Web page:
|4||Sappho and the Sapphic Metre in English||Sappho and the Sapphic Metre in English||5|
peculiarity. During the past few years the Egypt Exploration Fund has sent indefatigable workers to the Delta of the Nile, and among other treasure trove there has been a certain number of fairly satisfactory fragments from second and third century papyri of Sappho’s works. These recovered fragments have been deciphered, translated, and from time to time published.
However, the history of her writings as far as translations into English is concerned, only begins in the seventeenth century, although before the middle of that century there was a considerable number of references of varying length and importance scattered through English books, chiefly on historical and poetical subjects. Although few of these early references to the poetess have anything to do with actual translation of the fragments, their character and occurrence have a certain interest and a bibliographical relationship with the later attempts at translation into English. Such references also serve as an indication of the mental attitude of writers of the sixteenth and seventeenth centuries towards Sappho, and from them we acquire the impression, that there was a gradual growth in appreciation and comprehension as the eighteenth century loomed into view, though this appreciation and comprehension were often clouded by the inability of these writers, owing to their imperfect knowledge and the prepossessions of their intellectual environment, to shake themselves free from the effects of the scandals launched by the later Greek comic writers, who were undoubtedly writing down to their audiences in many of the comedies which they produced. It is to be hoped that some interest attaches to the tracing of references to Sappho in English books of the sixteenth, seventeenth and eighteenth centuries in addition to the interest of the translations of her writings, in the narrower bibliographical sense. Biographical references and translations are so intimately associated in her case that they may be satisfactorily discussed together. Though her poems in the original were known to a few Englishmen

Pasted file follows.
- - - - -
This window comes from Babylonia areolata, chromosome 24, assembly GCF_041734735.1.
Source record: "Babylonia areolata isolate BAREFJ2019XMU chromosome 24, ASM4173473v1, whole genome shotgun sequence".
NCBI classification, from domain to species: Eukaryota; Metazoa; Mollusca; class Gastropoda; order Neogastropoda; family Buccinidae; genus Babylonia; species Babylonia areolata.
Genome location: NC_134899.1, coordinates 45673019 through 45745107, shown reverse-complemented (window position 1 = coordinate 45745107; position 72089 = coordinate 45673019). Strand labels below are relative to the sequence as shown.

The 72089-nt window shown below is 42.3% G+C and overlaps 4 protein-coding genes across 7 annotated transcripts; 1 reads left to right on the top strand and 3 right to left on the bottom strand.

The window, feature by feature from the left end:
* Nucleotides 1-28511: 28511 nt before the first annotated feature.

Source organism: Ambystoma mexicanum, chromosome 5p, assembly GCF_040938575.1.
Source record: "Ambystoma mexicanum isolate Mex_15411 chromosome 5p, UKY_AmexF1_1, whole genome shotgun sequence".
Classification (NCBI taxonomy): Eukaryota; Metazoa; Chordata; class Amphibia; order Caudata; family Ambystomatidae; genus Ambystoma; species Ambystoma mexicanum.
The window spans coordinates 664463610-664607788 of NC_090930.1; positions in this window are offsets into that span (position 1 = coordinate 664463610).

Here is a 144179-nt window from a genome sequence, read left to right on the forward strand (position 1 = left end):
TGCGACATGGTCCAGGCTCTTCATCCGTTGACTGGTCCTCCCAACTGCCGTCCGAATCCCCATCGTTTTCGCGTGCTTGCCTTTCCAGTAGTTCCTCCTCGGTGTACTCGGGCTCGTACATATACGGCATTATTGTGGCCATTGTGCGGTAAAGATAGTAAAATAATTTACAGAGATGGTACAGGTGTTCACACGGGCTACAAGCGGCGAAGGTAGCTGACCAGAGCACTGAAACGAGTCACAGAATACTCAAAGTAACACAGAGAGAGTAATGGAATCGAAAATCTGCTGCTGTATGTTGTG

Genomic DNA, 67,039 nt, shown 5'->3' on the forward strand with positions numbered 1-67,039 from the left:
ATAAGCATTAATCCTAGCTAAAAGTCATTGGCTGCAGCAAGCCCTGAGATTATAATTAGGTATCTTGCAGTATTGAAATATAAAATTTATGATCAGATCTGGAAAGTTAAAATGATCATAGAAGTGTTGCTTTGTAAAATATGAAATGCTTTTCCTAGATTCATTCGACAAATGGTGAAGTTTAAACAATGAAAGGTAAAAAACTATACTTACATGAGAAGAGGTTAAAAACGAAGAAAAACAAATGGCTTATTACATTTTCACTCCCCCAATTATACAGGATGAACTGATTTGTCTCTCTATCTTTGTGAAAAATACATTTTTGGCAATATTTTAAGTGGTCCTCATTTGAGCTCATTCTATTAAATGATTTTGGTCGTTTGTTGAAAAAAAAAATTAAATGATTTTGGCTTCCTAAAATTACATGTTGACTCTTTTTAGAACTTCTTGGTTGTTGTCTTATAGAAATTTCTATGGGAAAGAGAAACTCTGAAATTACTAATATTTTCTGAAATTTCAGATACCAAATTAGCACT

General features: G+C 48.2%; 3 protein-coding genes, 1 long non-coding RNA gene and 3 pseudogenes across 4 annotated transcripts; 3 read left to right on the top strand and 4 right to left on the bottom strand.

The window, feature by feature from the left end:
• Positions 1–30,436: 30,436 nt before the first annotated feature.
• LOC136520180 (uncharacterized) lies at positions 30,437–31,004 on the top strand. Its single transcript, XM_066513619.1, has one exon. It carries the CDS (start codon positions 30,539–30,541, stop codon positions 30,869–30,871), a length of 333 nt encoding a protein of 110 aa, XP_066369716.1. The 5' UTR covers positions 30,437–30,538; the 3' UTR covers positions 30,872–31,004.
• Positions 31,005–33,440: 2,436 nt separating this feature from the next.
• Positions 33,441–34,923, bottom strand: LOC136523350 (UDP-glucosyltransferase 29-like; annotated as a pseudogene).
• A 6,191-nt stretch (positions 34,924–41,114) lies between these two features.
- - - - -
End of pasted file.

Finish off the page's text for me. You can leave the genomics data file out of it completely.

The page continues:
in Elizabethan and Jacobean times, this knowledge appears to have been superficial with a large proportion of it infected with the Ovidian version of the alleged episode in connection with Phaon, for references to this and to the Leucadian rock legend, with a few doubtful biographical details from late classical sources comprise all that we have in English up to, as we shall see later, the appearance of John Hall’s translation of Longinus in 1652. There was apparently no attempt to translate the magnificent Hymn to Aphrodite, although nearly every classical writer of anything like equal importance had some attention during this period. Much that was Greek we must, however, remember came to England in French or Latin versions frequently tinctured with the personal views of the translators into those languages. It is a fact worth noting that the Sapphic metre attracted certain poets and compilers soon after it was known in England, but the first attempts to use it in our language were not in the nature of translations, but of original compositions. For example, in Barnabe Barnes’ “Parthenophil and Parthenophe,” 1593, there are two attempts at lyrics in imitation of the Greek, one in Sapphics and one in Anacreontics. The first verse of the Sapphic poem goes as follows:
O, that I could make her, whom I love best,
Find in a face, with misery wrinkled,
Find in a heart, with sighs over ill-pined
Her cruel hatred,
and the other four verses are of the same somewhat jerky and undistinguished quality. In Davison’s “Poetical Rhapsody,” 1602, there is also an attempt at Sapphics in a set of verses supposed to be by the mysterious “A. W.,” who contributed other poems to this rare anthology. A specimen verse is as follows:
Hatred eternal, furious revenging.
Merciless raging, bloody persecuting;
Slanderous speeches, odious revilings;